World Newsletter

4 January 2020


Iran vowed "harsh retaliation" for a US drone strike near Baghdad's airport
that killed a top Iranian general who had been the architect of its
interventions across the Middle East, and the US announced Friday it was
sending more troops to the region as tensions soared in the wake of the
targeted killing.
The killing of General Qassem Soleimani, the head of Iran's elite Quds
Force, marks a major escalation in the standoff between Washington and Iran,
which has careened from one crisis to another since President Donald Trump
withdrew from the 2015 nuclear deal and imposed crippling sanctions.
The United States said it was sending nearly 3,000 more Army troops to the
Middle East and urged American citizens to leave Iraq "immediately"
following the early morning airstrike at Baghdad's international airport
that Iran's state TV said killed Soleimani and nine others.
The US State Department said the embassy in Baghdad, which was attacked by
Iran-backed militiamen and their supporters earlier this week, is closed and
all consular services have been suspended. US embassies also issued a
security alert for Americans in Lebanon, Bahrain Kuwait and Nigeria.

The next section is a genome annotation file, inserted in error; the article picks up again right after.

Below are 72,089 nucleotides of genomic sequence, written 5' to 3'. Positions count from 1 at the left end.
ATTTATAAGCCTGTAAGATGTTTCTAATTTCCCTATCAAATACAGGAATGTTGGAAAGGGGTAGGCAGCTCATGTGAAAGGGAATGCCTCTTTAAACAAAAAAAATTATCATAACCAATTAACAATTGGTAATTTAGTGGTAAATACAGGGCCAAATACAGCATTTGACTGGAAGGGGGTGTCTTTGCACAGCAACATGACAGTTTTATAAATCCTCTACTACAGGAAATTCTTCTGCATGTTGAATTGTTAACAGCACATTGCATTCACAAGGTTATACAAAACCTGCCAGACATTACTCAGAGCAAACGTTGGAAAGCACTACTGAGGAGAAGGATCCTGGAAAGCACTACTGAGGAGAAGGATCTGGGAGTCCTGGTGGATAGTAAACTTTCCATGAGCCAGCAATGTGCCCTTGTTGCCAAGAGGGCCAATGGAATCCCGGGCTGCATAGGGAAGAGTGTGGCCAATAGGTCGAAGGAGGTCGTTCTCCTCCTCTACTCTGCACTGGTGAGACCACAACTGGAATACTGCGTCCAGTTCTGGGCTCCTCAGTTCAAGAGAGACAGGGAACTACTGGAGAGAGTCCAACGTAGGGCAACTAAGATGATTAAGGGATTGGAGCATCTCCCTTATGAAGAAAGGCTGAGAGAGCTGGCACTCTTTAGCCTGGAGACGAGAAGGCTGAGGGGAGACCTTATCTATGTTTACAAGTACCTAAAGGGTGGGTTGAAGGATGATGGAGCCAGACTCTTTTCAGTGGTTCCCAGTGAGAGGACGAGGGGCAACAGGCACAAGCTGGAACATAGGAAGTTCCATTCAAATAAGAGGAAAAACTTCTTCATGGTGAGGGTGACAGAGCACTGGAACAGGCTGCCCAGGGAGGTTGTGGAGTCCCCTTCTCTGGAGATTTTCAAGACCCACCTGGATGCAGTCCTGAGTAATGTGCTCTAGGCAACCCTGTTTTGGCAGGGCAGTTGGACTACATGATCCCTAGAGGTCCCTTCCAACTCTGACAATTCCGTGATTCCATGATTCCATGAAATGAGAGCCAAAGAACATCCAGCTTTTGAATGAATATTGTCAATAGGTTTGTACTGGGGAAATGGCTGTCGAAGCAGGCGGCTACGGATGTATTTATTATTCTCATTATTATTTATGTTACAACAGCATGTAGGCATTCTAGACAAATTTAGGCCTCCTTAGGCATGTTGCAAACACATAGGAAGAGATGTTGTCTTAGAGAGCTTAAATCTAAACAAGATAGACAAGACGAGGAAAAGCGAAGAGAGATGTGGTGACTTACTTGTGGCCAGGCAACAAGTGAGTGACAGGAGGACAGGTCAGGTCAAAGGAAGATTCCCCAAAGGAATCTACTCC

Iran's Supreme Leader Ayatollah Ali Khamenei warned that "harsh retaliation
is waiting" for the US after the airstrike, calling Soleimani the
"international face of resistance". Khamenei declared three days of public
mourning and appointed Major General Esmail Ghaani, Soleimani's deputy, to
replace him as head of the Quds Force.
Iranian President Hassan Rouhani called the killing a "heinous crime" and
vowed his country would "take revenge". Iran twice summoned the Swiss envoy,
the first time delivering a letter to pass onto the United States.
Thousands of worshippers in the Iranian capital Tehran took to the streets
after Friday prayers to condemn the killing, waving posters of Soleimani and
chanting "Death to deceitful America".


President Donald Trump has said the US killed Iran's top military commander
Qasem Soleimani "to stop a war, not to start one".
He said Soleimani's "reign of terror is over" after the strike at Baghdad
airport in Iraq on Friday. Soleimani spearheaded Iran's Middle East
operations as head of the Quds Force.
Iran has vowed "severe revenge" on those responsible for his death.
The killing marks a major escalation in tensions between the two countries.
US officials have said 3,000 additional troops will be sent to the Middle
East as a precaution.
Iraqi state television says there has been another air strike in the
country, 24 hours after the killing of Soleimani. However, there has been no
comment on this from Washington.
An Iraqi army source told Reuters news agency that six people have been
killed in the fresh strike, which hit a convoy of Iraqi militia in the early
hours of Saturday morning (local time).
Speaking at a news conference at his Mar-a-Lago resort in Florida, Mr Trump
said of Friday's attack: "Soleimani was plotting imminent and sinister